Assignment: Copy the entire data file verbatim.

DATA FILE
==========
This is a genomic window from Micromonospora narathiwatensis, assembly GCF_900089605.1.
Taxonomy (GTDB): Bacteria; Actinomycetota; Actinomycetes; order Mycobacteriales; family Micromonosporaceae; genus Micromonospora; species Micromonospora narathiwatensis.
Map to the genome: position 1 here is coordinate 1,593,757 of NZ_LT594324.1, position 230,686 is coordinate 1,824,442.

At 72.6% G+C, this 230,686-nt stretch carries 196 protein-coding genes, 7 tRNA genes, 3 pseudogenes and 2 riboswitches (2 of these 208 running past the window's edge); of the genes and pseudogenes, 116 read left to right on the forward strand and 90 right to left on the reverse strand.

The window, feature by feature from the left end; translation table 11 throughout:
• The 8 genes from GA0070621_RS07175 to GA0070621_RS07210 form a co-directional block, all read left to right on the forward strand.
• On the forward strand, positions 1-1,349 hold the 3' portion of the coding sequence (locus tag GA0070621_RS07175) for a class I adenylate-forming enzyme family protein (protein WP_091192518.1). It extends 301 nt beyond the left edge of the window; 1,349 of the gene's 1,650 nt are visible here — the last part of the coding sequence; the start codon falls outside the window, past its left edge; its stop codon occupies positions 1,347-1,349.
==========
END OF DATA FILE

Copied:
This is a genomic window from Micromonospora narathiwatensis, assembly GCF_900089605.1.
Taxonomy (GTDB): Bacteria; Actinomycetota; Actinomycetes; order Mycobacteriales; family Micromonosporaceae; genus Micromonospora; species Micromonospora narathiwatensis.
Map to the genome: position 1 here is coordinate 1,593,757 of NZ_LT594324.1, position 230,686 is coordinate 1,824,442.

At 72.6% G+C, this 230,686-nt stretch carries 196 protein-coding genes, 7 tRNA genes, 3 pseudogenes and 2 riboswitches (2 of these 208 running past the window's edge); of the genes and pseudogenes, 116 read left to right on the forward strand and 90 right to left on the reverse strand.

The window, feature by feature from the left end; translation table 11 throughout:
• The 8 genes from GA0070621_RS07175 to GA0070621_RS07210 form a co-directional block, all read left to right on the forward strand.
• On the forward strand, positions 1-1,349 hold the 3' portion of the coding sequence (locus tag GA0070621_RS07175) for a class I adenylate-forming enzyme family protein (protein WP_091192518.1). It extends 301 nt beyond the left edge of the window; 1,349 of the gene's 1,650 nt are visible here — the last part of the coding sequence; the start codon falls outside the window, past its left edge; its stop codon occupies positions 1,347-1,349.